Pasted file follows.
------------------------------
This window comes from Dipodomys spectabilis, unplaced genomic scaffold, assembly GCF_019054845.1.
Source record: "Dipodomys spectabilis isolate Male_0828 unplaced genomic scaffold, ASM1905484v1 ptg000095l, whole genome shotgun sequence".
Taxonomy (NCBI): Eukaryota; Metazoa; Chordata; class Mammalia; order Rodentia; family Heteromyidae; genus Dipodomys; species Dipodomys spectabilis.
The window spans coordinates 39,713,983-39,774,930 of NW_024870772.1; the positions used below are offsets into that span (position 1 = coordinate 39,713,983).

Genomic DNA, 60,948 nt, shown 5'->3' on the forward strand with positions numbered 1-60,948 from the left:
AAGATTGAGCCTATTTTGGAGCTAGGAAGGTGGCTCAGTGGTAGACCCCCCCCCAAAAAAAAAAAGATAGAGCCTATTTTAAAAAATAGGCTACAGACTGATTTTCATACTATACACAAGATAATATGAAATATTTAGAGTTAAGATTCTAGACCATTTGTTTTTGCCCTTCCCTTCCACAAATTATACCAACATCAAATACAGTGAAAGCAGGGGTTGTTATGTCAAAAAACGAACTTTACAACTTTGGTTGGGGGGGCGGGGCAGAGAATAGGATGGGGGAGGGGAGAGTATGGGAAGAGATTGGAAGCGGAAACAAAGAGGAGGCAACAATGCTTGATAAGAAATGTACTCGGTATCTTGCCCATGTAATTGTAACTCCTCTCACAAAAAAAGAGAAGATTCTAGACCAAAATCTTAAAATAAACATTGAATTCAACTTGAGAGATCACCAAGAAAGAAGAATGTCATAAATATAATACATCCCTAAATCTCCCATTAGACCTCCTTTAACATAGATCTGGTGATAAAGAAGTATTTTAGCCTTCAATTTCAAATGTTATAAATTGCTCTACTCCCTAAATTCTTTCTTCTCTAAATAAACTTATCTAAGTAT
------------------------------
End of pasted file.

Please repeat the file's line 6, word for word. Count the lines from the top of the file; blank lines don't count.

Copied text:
AAGATTGAGCCTATTTTGGAGCTAGGAAGGTGGCTCAGTGGTAGACCCCCCCCCAAAAAAAAAAAGATAGAGCCTATTTTAAAAAATAGGCTACAGACTGATTTTCATACTATACACAAGATAATATGAAATATTTAGAGTTAAGATTCTAGACCATTTGTTTTTGCCCTTCCCTTCCACAAATTATACCAACATCAAATACAGTGAAAGCAGGGGTTGTTATGTCAAAAAACGAACTTTACAACTTTGGTTGGGGGGGCGGGGCAGAGAATAGGATGGGGGAGGGGAGAGTATGGGAAGAGATTGGAAGCGGAAACAAAGAGGAGGCAACAATGCTTGATAAGAAATGTACTCGGTATCTTGCCCATGTAATTGTAACTCCTCTCACAAAAAAAGAGAAGATTCTAGACCAAAATCTTAAAATAAACATTGAATTCAACTTGAGAGATCACCAAGAAAGAAGAATGTCATAAATATAATACATCCCTAAATCTCCCATTAGACCTCCTTTAACATAGATCTGGTGATAAAGAAGTATTTTAGCCTTCAATTTCAAATGTTATAAATTGCTCTACTCCCTAAATTCTTTCTTCTCTAAATAAACTTATCTAAGTAT